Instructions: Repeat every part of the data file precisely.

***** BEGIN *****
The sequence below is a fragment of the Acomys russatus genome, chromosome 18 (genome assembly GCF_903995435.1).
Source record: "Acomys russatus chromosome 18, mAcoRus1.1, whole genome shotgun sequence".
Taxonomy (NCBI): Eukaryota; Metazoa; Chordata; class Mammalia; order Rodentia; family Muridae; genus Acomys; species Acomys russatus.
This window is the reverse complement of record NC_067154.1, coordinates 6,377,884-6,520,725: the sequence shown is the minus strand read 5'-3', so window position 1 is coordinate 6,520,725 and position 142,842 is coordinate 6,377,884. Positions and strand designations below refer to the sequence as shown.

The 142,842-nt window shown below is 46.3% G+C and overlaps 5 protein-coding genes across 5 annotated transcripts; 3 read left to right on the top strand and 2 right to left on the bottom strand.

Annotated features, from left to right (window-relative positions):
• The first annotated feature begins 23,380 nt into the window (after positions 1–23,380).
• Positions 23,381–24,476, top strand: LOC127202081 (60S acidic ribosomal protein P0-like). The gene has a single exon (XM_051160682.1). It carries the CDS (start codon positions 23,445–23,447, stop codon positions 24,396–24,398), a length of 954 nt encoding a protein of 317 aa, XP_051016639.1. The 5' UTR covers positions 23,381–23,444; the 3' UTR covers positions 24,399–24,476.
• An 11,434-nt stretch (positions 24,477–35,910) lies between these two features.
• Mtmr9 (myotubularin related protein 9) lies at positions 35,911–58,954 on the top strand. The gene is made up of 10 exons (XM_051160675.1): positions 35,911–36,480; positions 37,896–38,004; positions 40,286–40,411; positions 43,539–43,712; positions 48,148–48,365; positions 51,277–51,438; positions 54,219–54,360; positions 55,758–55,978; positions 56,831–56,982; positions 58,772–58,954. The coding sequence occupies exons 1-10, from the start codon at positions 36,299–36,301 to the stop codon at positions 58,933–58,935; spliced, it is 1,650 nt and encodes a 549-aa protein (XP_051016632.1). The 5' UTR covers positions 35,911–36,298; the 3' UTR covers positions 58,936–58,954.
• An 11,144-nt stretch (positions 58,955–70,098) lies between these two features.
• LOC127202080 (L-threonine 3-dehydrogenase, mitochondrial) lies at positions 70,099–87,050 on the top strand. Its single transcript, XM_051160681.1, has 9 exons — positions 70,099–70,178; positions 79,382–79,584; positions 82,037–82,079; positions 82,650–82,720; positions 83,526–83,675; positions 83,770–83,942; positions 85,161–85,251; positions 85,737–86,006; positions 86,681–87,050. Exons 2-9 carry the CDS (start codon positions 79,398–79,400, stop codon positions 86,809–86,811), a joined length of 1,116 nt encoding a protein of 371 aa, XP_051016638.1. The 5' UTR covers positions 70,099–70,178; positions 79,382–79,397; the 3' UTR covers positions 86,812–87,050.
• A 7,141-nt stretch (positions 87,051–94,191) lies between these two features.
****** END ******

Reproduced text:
The sequence below is a fragment of the Acomys russatus genome, chromosome 18 (genome assembly GCF_903995435.1).
Source record: "Acomys russatus chromosome 18, mAcoRus1.1, whole genome shotgun sequence".
Taxonomy (NCBI): Eukaryota; Metazoa; Chordata; class Mammalia; order Rodentia; family Muridae; genus Acomys; species Acomys russatus.
This window is the reverse complement of record NC_067154.1, coordinates 6,377,884-6,520,725: the sequence shown is the minus strand read 5'-3', so window position 1 is coordinate 6,520,725 and position 142,842 is coordinate 6,377,884. Positions and strand designations below refer to the sequence as shown.

The 142,842-nt window shown below is 46.3% G+C and overlaps 5 protein-coding genes across 5 annotated transcripts; 3 read left to right on the top strand and 2 right to left on the bottom strand.

Annotated features, from left to right (window-relative positions):
• The first annotated feature begins 23,380 nt into the window (after positions 1–23,380).
• Positions 23,381–24,476, top strand: LOC127202081 (60S acidic ribosomal protein P0-like). The gene has a single exon (XM_051160682.1). It carries the CDS (start codon positions 23,445–23,447, stop codon positions 24,396–24,398), a length of 954 nt encoding a protein of 317 aa, XP_051016639.1. The 5' UTR covers positions 23,381–23,444; the 3' UTR covers positions 24,399–24,476.
• An 11,434-nt stretch (positions 24,477–35,910) lies between these two features.
• Mtmr9 (myotubularin related protein 9) lies at positions 35,911–58,954 on the top strand. The gene is made up of 10 exons (XM_051160675.1): positions 35,911–36,480; positions 37,896–38,004; positions 40,286–40,411; positions 43,539–43,712; positions 48,148–48,365; positions 51,277–51,438; positions 54,219–54,360; positions 55,758–55,978; positions 56,831–56,982; positions 58,772–58,954. The coding sequence occupies exons 1-10, from the start codon at positions 36,299–36,301 to the stop codon at positions 58,933–58,935; spliced, it is 1,650 nt and encodes a 549-aa protein (XP_051016632.1). The 5' UTR covers positions 35,911–36,298; the 3' UTR covers positions 58,936–58,954.
• An 11,144-nt stretch (positions 58,955–70,098) lies between these two features.
• LOC127202080 (L-threonine 3-dehydrogenase, mitochondrial) lies at positions 70,099–87,050 on the top strand. Its single transcript, XM_051160681.1, has 9 exons — positions 70,099–70,178; positions 79,382–79,584; positions 82,037–82,079; positions 82,650–82,720; positions 83,526–83,675; positions 83,770–83,942; positions 85,161–85,251; positions 85,737–86,006; positions 86,681–87,050. Exons 2-9 carry the CDS (start codon positions 79,398–79,400, stop codon positions 86,809–86,811), a joined length of 1,116 nt encoding a protein of 371 aa, XP_051016638.1. The 5' UTR covers positions 70,099–70,178; positions 79,382–79,397; the 3' UTR covers positions 86,812–87,050.
• A 7,141-nt stretch (positions 87,051–94,191) lies between these two features.